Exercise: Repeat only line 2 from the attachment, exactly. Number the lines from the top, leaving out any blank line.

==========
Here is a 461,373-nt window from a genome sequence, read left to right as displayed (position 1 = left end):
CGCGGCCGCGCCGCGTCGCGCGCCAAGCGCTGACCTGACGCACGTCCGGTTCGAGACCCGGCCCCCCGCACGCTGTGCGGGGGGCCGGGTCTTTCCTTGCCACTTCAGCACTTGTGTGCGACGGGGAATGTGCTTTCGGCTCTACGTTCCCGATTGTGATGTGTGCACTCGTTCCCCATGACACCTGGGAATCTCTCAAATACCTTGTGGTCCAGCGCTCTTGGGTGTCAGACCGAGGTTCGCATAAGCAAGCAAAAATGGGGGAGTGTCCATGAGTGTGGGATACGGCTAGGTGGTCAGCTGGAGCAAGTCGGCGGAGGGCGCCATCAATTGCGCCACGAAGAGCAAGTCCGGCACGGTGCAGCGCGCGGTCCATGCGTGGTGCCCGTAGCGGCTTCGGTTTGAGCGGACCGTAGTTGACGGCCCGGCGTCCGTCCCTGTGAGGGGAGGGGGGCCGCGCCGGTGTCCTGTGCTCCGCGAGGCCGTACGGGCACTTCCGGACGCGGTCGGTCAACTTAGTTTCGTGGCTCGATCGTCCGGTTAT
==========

CGCGGCCGCGCCGCGTCGCGCGCCAAGCGCTGACCTGACGCACGTCCGGTTCGAGACCCGGCCCCCCGCACGCTGTGCGGGGGGCCGGGTCTTTCCTTGCCACTTCAGCACTTGTGTGCGACGGGGAATGTGCTTTCGGCTCTACGTTCCCGATTGTGATGTGTGCACTCGTTCCCCATGACACCTGGGAATCTCTCAAATACCTTGTGGTCCAGCGCTCTTGGGTGTCAGACCGAGGTTCGCATAAGCAAGCAAAAATGGGGGAGTGTCCATGAGTGTGGGATACGGCTAGGTGGTCAGCTGGAGCAAGTCGGCGGAGGGCGCCATCAATTGCGCCACGAAGAGCAAGTCCGGCACGGTGCAGCGCGCGGTCCATGCGTGGTGCCCGTAGCGGCTTCGGTTTGAGCGGACCGTAGTTGACGGCCCGGCGTCCGTCCCTGTGAGGGGAGGGGGGCCGCGCCGGTGTCCTGTGCTCCGCGAGGCCGTACGGGCACTTCCGGACGCGGTCGGTCAACTTAGTTTCGTGGCTCGATCGTCCGGTTAT